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The Banana Xanthomonas Wilt Pandemic
BXW is caused by the bacterium Xanthomonas campestris pv. musacearum (Xcm). BXW was initially reported as a disease of the closest relative of banana, Ensete ventricosum, about 90 years ago in Ethiopia. In 1974, it was reported on bananas in Ethiopia. Then in 2001, outbreaks were reported in Uganda and the DRC. In five years BXW has spread rapidly through all the central districts of Uganda and is threatening production in the major banana producing districts in the western and southwestern parts of the country. Likewise, in the DRC, the infected area has increased substantially to cover large parts of Masisi District in North Kivu Province. In Rwanda, two infected sites were observed in Cyanzarwe district of Gisenyi Province in October 2005. CRS staffs in Tanzania have reported evidence of BXW on their doorstep, roughly 30-50 miles from their borders. The present extent of infestation in East and Central Africa is shown in Table below (sample disease images).

Country Currently Affected Immediately Threatened
Burundi - Entire country
DRC Masisi District, North Kivu North and South Kivu
Kenya - Western Province, Nyanzas (Kisii area)
Rwanda Gisenyi Prefecture Rest of country
Tanzania - Kagera Region
Uganda Center, East and West North-west, South-west, Far south

BXW causes early ripening and rotting of fruits, even in the absence of other apparent external signs of the disease. As it progresses it results in wilting and death of the plant. Ratoon crops arising from infected mats are severely diseased and often wilt before producing bunches or produce bunches with rotten fruits. Once established in a locality, the disease can spread rapidly (up to 70 km per year) and is difficult to eradicate thereafter. Without proper management, yields in affected areas are reduced to virtually zero. Bananas are extremely important for food security and as a source of household income in much of the Great Lakes region. Over 20 million people depend on them as the main source of livelihood. They are grown both as a staple food crop and for income generation mainly through brewing and regional export of both cooking and dessert bananas. Bananas also protect soil against erosion and leaching both through their massive root system and their aerial leaf cover. Control measures for the disease have included destruction of infected stools, which means not only a loss of food and income for farmers but also has an impact on the environment. As BXW continues to ravage plantations, soil surface left bare becomes very vulnerable to erosion especially in the hilly terrain found in much of the Great Lakes Region.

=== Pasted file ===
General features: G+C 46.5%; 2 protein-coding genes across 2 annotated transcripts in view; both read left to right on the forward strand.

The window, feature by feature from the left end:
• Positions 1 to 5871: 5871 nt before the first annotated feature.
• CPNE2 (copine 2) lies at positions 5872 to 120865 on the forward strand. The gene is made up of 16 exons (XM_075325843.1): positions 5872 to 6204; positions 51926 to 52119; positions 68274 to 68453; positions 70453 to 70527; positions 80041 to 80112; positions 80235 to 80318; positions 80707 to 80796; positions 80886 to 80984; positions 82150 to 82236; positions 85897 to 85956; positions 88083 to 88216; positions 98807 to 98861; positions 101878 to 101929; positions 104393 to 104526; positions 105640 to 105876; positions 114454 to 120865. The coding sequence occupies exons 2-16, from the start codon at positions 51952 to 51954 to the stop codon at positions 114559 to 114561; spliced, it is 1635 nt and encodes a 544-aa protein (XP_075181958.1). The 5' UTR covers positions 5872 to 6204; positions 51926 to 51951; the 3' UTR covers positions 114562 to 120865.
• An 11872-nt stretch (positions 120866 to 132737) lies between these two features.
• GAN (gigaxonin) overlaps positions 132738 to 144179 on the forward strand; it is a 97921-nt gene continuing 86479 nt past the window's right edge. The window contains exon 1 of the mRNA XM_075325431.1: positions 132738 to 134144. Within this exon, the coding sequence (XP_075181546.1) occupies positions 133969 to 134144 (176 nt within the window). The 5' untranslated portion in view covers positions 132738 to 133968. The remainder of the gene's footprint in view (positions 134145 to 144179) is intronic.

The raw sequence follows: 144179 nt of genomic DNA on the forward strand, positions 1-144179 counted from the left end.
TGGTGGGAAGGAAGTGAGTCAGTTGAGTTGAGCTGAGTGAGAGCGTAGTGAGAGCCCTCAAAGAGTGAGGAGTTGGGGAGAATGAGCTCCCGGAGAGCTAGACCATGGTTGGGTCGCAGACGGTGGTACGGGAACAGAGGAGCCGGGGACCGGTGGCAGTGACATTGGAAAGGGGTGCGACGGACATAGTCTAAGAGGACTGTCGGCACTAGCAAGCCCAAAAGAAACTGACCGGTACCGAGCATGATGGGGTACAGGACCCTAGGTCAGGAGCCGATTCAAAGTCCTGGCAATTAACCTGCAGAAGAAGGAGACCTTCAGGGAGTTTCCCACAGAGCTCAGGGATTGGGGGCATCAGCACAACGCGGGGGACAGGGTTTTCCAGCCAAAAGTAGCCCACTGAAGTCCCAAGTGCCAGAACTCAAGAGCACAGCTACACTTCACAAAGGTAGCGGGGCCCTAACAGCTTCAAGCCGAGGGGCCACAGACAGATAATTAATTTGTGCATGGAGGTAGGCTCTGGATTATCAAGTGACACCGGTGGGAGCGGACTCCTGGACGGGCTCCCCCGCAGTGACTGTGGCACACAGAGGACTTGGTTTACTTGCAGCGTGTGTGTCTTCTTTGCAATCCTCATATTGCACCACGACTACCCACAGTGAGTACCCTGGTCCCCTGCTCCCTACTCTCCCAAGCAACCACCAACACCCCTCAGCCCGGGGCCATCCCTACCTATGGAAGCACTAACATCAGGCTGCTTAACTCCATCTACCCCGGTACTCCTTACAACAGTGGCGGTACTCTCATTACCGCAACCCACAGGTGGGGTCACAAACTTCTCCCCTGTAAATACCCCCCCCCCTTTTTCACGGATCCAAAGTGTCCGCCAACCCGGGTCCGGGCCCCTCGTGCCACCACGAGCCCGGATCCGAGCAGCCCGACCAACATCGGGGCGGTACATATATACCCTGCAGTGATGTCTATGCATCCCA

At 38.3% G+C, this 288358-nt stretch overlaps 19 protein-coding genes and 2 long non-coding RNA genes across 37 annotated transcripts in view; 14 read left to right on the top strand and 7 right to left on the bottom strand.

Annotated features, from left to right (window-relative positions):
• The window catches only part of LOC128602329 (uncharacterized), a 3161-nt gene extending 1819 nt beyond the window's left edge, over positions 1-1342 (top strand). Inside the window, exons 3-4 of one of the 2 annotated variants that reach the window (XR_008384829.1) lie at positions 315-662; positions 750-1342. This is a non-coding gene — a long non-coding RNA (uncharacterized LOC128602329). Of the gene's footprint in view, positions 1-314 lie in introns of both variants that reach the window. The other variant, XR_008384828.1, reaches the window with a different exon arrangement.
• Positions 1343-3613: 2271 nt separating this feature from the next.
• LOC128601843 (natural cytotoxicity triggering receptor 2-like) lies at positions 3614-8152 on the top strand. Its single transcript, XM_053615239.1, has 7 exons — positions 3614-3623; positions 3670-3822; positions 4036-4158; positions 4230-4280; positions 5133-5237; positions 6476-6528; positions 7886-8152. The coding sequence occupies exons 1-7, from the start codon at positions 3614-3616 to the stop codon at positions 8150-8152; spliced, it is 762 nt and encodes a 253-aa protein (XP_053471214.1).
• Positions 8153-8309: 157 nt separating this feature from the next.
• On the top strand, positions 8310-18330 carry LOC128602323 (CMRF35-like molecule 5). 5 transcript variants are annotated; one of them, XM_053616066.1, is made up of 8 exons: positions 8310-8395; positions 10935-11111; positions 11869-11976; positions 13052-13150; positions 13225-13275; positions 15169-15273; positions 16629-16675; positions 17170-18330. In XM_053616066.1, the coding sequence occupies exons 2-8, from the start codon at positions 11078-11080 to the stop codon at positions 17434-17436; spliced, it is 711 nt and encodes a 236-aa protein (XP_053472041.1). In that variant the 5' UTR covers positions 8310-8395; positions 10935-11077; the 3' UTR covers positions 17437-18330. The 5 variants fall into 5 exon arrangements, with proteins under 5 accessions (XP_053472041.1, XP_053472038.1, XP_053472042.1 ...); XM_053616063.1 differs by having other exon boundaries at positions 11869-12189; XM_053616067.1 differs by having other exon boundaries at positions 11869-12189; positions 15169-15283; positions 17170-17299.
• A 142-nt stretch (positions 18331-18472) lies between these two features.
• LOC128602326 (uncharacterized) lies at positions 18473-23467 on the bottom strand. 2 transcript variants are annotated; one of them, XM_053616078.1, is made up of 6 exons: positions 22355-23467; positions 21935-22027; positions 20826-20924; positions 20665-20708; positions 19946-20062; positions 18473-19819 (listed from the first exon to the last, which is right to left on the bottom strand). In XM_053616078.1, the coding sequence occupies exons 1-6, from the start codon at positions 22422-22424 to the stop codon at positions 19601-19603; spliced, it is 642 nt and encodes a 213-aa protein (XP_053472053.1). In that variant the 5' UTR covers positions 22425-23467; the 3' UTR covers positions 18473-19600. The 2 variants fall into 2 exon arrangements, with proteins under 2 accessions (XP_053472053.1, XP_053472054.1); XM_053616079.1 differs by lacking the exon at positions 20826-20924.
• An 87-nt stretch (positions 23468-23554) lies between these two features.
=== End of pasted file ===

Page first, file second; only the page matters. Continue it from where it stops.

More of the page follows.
BXW Background Information links...
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